334 THE ADVOCATE
VOL. 79 PART 3 MAY 2021
Even without such evolving circumstances, it will always be difficult to
evaluate whether economic rights have been breached, and it will be difficult
for any adjudicator, whether a court or the committee, to determine
whether resources have been allocated appropriately or indeed the extent
of resources available. Some inequalities in economic outcomes may never
rise to the level of a breach of rights in any event.
Particularly in face of such conceptual and practical challenges, it would
be easy to brush aside the subjects of economic insecurity and inequality
and move onto other things. Indeed, various reports predict that those of us
who can afford to do so are about to throw ourselves with abandon into a
new version of the Roaring Twenties that followed the Spanish flu. However,
for the purpose of steeling our resolve to improve the situation of
those who cannot afford to party, harkening back even to some of the selfabsorbed
sentiments noted earlier in this piece may be helpful. The economic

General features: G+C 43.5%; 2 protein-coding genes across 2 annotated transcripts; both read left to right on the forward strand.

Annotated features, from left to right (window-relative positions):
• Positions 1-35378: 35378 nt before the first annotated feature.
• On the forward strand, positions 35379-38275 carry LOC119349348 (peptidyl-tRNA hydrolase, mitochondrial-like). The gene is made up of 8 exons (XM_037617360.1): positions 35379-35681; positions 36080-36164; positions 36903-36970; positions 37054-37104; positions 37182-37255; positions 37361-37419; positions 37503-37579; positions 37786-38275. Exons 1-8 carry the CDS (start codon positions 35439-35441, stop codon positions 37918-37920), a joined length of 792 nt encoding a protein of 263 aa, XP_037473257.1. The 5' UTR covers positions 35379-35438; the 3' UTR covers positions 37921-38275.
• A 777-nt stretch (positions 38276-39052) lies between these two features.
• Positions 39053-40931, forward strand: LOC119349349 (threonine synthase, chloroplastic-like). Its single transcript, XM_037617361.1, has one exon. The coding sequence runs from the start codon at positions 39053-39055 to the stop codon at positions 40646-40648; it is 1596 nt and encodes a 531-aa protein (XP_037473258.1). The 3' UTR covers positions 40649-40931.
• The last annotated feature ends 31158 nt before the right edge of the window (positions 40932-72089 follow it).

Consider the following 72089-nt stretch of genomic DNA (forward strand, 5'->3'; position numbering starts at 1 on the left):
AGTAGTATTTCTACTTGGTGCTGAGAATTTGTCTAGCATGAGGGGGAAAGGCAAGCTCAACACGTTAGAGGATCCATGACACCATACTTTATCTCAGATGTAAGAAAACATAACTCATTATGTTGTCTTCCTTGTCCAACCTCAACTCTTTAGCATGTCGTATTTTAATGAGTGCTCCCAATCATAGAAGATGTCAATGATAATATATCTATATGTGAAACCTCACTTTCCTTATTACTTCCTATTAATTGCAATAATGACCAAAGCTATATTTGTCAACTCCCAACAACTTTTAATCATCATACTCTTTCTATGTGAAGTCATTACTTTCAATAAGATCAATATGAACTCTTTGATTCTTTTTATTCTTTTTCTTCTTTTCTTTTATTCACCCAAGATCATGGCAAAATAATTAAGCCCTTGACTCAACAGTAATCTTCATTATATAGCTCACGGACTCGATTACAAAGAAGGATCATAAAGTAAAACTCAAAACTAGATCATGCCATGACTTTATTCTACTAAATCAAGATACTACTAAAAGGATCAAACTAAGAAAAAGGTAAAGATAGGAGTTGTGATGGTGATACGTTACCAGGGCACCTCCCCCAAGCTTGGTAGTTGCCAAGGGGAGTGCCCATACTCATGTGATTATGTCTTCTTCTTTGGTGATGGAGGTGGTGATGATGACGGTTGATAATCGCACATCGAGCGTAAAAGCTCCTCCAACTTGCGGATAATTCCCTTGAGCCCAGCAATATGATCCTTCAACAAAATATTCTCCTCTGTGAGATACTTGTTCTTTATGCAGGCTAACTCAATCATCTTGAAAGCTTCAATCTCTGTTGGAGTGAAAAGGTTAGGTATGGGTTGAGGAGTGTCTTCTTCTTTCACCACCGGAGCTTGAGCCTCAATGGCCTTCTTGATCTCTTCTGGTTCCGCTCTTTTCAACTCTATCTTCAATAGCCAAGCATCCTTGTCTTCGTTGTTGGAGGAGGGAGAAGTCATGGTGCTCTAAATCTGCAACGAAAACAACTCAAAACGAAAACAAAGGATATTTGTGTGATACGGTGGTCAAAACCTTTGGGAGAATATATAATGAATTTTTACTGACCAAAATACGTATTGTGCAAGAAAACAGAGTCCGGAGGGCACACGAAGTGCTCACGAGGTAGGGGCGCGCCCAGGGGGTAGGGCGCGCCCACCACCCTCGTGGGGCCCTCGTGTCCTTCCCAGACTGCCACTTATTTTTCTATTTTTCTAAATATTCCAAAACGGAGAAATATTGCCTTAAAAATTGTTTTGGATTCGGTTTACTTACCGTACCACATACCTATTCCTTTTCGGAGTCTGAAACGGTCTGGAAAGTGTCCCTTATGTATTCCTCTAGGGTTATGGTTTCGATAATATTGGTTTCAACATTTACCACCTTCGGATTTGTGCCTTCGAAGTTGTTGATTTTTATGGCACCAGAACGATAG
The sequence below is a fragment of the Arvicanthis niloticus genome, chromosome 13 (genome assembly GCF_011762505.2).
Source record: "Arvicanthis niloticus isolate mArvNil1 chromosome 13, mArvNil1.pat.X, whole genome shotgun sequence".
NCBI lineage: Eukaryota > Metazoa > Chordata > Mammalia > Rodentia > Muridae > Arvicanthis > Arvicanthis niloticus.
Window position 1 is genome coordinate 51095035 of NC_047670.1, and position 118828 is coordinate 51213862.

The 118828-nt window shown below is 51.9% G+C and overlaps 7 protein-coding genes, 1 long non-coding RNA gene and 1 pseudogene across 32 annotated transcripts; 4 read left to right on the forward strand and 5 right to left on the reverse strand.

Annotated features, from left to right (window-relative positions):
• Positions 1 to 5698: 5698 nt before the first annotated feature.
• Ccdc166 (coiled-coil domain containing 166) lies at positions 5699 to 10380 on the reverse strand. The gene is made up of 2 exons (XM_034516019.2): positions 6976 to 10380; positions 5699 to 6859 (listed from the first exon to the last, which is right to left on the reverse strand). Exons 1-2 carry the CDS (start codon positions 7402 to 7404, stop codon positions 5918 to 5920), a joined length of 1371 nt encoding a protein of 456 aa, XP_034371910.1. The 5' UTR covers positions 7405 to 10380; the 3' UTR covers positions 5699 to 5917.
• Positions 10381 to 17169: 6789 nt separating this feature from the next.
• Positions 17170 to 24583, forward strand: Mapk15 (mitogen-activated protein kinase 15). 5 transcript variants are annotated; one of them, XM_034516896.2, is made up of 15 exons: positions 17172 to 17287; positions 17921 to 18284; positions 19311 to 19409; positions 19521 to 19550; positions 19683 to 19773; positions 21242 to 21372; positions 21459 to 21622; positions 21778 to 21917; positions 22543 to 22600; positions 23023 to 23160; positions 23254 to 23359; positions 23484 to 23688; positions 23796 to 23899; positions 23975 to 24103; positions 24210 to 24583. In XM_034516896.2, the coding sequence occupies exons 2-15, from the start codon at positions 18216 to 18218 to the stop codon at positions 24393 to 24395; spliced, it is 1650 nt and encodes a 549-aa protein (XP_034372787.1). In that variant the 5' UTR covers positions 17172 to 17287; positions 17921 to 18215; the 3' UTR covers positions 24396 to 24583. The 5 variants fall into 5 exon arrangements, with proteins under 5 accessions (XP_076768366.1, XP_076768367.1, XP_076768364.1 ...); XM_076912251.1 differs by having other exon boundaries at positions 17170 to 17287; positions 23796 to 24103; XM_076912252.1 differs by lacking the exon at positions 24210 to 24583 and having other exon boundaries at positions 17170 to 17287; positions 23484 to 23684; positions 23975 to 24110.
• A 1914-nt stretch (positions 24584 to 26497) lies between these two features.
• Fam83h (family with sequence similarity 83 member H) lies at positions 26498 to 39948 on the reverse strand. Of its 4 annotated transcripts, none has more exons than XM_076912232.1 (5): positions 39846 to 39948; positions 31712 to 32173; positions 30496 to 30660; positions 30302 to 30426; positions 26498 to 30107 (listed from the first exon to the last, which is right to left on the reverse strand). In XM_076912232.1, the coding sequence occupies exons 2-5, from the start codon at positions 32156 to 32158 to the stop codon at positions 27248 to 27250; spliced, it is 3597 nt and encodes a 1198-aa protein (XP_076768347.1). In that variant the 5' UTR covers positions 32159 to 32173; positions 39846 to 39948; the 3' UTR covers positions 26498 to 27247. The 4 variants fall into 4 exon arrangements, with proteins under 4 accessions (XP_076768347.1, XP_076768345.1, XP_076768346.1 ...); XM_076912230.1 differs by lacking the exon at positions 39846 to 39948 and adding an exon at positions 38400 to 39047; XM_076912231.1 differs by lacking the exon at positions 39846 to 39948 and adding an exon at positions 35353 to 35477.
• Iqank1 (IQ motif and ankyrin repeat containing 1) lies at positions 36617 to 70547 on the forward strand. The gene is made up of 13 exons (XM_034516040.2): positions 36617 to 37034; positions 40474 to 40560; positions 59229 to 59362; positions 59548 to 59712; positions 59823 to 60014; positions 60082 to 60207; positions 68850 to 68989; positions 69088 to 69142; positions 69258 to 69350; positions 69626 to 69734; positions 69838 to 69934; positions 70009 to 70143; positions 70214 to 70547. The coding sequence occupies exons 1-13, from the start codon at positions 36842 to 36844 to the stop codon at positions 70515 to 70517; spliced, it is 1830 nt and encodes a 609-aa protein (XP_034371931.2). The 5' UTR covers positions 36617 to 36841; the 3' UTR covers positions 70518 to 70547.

fears for ourselves and gratitude to others that are among our
memories especially from early in the pandemic should remain fixed in our
minds as we consider how, not whether, to ensure that the realization of the
economic rights reflected in the ICESCR is indeed progressed.
1. Rachel Elbaum, “World’s Richest Become Wealthier
During COVID Pandemic as Inequality Grows”, NBC
News (25 January 2021), online: <www.nbcnews.
2. Pamela Heaven, “Posthaste: Canadian Billionaires
Add $50 Billion to Their Wealth Pile During the Pandemic”,
Financial Post (26 November 2020), online:
3. Adopted and opened for signature, ratification and
accession by General Assembly res 2200A (XXI) of
16 December 1966, entry into force 3 January
1976, in accordance with Article 27.
4. Of course, as is clear from the ICESCR’s title, it sets
out other rights as well, of equal or arguably greater
importance. Economic rights are simply the focus of
5. “Canada’s Appearance at the United Nations Committee
on Economic, Social and Cultural Rights”,
7. E/C.12/CAN/CO/6 (23 March 2016).
8. Ibid at para 6.
10. Ibid at para 61.
11. Online: <www.ohchr.org/EN/ProfessionalInterest/
12. See, for example, “Statement by Ms. Louise Arbour,
High Commissioner for Human Rights to the third
session of the Open-Ended WG OP ICESCR” (6 February
2006), online: <https://newsarchive.ohchr.
13. 2002 SCC 84.